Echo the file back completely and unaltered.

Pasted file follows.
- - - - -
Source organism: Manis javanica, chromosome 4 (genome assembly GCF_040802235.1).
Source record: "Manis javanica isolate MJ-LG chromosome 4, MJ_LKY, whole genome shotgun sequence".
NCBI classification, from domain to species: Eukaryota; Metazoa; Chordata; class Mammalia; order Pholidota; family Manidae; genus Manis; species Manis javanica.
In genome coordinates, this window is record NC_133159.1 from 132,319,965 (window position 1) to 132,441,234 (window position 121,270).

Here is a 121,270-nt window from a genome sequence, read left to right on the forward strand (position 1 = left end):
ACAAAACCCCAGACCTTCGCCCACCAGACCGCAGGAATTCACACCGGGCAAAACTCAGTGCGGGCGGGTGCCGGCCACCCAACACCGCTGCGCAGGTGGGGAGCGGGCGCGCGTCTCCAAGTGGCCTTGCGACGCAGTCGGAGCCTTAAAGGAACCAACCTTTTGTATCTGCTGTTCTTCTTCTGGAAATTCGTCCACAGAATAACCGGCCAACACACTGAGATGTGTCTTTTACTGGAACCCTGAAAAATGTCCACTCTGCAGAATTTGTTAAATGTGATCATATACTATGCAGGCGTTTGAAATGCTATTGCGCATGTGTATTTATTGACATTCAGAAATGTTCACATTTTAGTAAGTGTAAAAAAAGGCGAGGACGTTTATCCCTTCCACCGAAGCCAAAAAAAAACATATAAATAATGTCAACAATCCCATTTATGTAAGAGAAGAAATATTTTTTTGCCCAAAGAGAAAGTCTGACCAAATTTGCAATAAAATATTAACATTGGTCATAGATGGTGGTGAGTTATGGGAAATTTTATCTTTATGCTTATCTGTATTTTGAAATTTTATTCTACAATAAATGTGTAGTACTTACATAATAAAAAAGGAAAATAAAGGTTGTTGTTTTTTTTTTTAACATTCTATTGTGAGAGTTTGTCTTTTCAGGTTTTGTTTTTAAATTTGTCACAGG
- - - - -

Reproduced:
Source organism: Manis javanica, chromosome 4 (genome assembly GCF_040802235.1).
Source record: "Manis javanica isolate MJ-LG chromosome 4, MJ_LKY, whole genome shotgun sequence".
NCBI classification, from domain to species: Eukaryota; Metazoa; Chordata; class Mammalia; order Pholidota; family Manidae; genus Manis; species Manis javanica.
In genome coordinates, this window is record NC_133159.1 from 132,319,965 (window position 1) to 132,441,234 (window position 121,270).

Here is a 121,270-nt window from a genome sequence, read left to right on the forward strand (position 1 = left end):
ACAAAACCCCAGACCTTCGCCCACCAGACCGCAGGAATTCACACCGGGCAAAACTCAGTGCGGGCGGGTGCCGGCCACCCAACACCGCTGCGCAGGTGGGGAGCGGGCGCGCGTCTCCAAGTGGCCTTGCGACGCAGTCGGAGCCTTAAAGGAACCAACCTTTTGTATCTGCTGTTCTTCTTCTGGAAATTCGTCCACAGAATAACCGGCCAACACACTGAGATGTGTCTTTTACTGGAACCCTGAAAAATGTCCACTCTGCAGAATTTGTTAAATGTGATCATATACTATGCAGGCGTTTGAAATGCTATTGCGCATGTGTATTTATTGACATTCAGAAATGTTCACATTTTAGTAAGTGTAAAAAAAGGCGAGGACGTTTATCCCTTCCACCGAAGCCAAAAAAAAACATATAAATAATGTCAACAATCCCATTTATGTAAGAGAAGAAATATTTTTTTGCCCAAAGAGAAAGTCTGACCAAATTTGCAATAAAATATTAACATTGGTCATAGATGGTGGTGAGTTATGGGAAATTTTATCTTTATGCTTATCTGTATTTTGAAATTTTATTCTACAATAAATGTGTAGTACTTACATAATAAAAAAGGAAAATAAAGGTTGTTGTTTTTTTTTTTAACATTCTATTGTGAGAGTTTGTCTTTTCAGGTTTTGTTTTTAAATTTGTCACAGG